As support for the two state solution declines, Palestinians in occupied territory identify popular resistance as the antidote to Israeli occupation and settlement expansion.
A study published by the Palestinian Center for Policy and Survey Research (PSR) on Tuesday provides clues as to the current overriding hopes and fears of Palestinians living under Israeli occupation in the West Bank and Gaza.
The PSR report attests that the Palestinian public identifies the primarily challenges facing them as poverty (27%), occupation and colonization (27%) and corruption (24%).
Daily life for Palestinians is also marked by fear of being wounded, killed, or losing property to Israeli agents, said 70% of the Palestinians surveyed.
Palestinian society also overall approves of popular resistance measures in regards to both establishing a Palestinian state and ending the settlement enterprise.
PSR asked Palestinians what is the most effective way to build a Palestinian state alongside Israel: 37% think armed resistance is the most effective, 24% think non-violent resistance is the most effective, and 34% believe that negotiation is the most effective.
When asked about the most effective means of responding to Israeli settlement expansion, 25% said the suspension of security coordination with Israel; 24% said the submission of a formal complaint to the International Criminal Court; 19% said the resumption of armed resistance; 19% said a strong international condemnation of Israel; 14% said the organization of popular non-violent resistance protests.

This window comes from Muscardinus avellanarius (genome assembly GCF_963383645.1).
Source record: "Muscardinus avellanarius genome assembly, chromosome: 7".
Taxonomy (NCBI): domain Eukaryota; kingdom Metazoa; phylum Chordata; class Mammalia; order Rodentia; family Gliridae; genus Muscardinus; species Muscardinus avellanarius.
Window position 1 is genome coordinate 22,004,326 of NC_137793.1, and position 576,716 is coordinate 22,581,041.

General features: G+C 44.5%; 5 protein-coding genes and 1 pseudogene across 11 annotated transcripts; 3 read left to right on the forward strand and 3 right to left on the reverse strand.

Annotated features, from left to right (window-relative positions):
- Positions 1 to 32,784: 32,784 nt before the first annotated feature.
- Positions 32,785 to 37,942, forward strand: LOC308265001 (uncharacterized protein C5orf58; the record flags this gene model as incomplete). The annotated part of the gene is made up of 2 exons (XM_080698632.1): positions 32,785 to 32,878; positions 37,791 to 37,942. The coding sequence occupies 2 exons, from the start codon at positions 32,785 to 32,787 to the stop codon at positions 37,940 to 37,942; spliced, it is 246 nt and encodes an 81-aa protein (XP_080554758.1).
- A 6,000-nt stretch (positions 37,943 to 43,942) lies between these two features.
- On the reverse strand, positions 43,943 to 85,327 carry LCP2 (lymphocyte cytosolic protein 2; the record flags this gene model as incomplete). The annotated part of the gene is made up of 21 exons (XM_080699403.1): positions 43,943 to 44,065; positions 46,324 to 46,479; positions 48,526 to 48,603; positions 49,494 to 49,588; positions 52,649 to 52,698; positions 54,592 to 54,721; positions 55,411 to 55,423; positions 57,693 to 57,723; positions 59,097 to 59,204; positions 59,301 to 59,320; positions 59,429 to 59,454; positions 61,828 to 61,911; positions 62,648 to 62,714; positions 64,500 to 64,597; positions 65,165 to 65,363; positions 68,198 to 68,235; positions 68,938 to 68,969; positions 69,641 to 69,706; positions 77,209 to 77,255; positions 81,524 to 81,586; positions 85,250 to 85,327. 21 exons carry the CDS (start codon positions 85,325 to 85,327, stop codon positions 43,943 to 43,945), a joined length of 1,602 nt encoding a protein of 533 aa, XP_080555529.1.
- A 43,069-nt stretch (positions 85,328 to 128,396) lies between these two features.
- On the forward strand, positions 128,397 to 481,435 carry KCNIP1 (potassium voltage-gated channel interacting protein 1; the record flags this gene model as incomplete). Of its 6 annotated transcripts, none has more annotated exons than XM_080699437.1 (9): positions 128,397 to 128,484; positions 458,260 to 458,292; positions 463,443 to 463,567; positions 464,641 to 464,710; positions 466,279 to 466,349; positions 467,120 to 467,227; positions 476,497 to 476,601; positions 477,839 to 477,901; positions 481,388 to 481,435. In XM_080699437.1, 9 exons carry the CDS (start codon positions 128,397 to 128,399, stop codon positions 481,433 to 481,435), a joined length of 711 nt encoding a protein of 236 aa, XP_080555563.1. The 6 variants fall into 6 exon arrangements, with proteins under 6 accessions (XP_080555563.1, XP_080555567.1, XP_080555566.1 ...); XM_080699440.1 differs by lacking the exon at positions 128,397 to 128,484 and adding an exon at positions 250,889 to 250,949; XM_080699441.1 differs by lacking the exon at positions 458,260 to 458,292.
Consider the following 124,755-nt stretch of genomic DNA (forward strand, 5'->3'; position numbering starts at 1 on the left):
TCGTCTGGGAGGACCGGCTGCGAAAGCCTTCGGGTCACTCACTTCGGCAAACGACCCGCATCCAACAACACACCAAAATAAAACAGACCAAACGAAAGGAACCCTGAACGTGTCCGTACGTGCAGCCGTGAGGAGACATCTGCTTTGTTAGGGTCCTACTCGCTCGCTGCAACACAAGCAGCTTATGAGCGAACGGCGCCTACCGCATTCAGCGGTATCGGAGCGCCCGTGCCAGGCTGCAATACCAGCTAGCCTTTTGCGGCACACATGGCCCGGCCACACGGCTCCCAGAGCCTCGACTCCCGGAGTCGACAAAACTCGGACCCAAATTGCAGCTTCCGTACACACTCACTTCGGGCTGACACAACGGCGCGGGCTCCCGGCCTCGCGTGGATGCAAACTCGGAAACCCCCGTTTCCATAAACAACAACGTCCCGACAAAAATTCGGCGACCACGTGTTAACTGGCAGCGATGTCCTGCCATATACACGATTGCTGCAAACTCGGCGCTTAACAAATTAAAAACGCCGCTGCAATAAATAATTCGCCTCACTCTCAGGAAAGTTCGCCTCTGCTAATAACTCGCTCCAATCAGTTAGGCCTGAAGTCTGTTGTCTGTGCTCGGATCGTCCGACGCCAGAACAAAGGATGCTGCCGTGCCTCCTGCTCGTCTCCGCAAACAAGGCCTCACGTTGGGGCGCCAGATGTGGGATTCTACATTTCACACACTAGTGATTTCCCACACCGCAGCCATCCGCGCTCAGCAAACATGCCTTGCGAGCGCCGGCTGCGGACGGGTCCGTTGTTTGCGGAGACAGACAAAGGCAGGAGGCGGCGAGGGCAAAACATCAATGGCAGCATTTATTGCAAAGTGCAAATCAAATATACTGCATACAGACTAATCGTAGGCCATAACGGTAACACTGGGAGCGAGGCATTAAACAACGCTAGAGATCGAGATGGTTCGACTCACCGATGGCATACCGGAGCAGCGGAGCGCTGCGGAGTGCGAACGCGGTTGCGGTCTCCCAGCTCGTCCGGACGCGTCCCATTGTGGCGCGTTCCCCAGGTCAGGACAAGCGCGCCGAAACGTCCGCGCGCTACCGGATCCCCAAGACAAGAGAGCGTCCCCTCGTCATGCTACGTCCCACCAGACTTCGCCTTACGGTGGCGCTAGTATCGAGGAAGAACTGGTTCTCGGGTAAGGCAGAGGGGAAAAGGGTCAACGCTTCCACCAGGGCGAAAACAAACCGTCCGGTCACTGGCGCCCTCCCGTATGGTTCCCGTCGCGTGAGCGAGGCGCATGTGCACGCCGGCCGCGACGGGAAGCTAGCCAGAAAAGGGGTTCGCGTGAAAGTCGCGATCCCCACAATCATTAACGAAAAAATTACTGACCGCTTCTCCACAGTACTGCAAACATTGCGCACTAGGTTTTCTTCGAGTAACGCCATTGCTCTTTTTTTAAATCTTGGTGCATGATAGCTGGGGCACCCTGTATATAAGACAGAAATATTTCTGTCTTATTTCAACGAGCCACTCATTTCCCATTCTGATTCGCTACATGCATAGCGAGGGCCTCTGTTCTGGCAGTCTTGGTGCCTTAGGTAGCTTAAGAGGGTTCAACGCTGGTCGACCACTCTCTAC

More than half – 52% – of Palestinians believe that Israel’s goal is to annex the territories occupied in 1967.
The Peace Index survey published in January 2017 by the Tami Steinmetz Center for Peace Research (TSCPR) indicates that among the Israeli public, nearly 40% of people believe that Israel should annex the Palestinian territories occupied in 1967. Moreover, only 24% of Israelis believe that Palestinians should receive equal rights. The remainder believes that Palestinians should not have the right to vote or enjoy civil rights.
Yet, for both Palestinians and Israelis the two-state proposal as a political solution to the Israeli-Palestinian conflict remains popular, another survey published in February 2017 by TSCPR and PSR reveals. The proposal has the support of 50% of Jewish citizens of Israel, 82% of Palestinian citizens and 44% of Palestinians living under occupation in the West Bank and Gaza Strip.
However, support for two-states has noticeably declined in recent months. Six months ago in a similar survey, 59% of Israeli citizens and 51% of Palestinians living under occupation indicated that they believe the conflict would be resolved by establishing a Palestinian state. Either way, the majority of both citizens of Israel and Palestinians living under occupation said in the February study that they do not believe that a Palestinian state will be established in the next five years.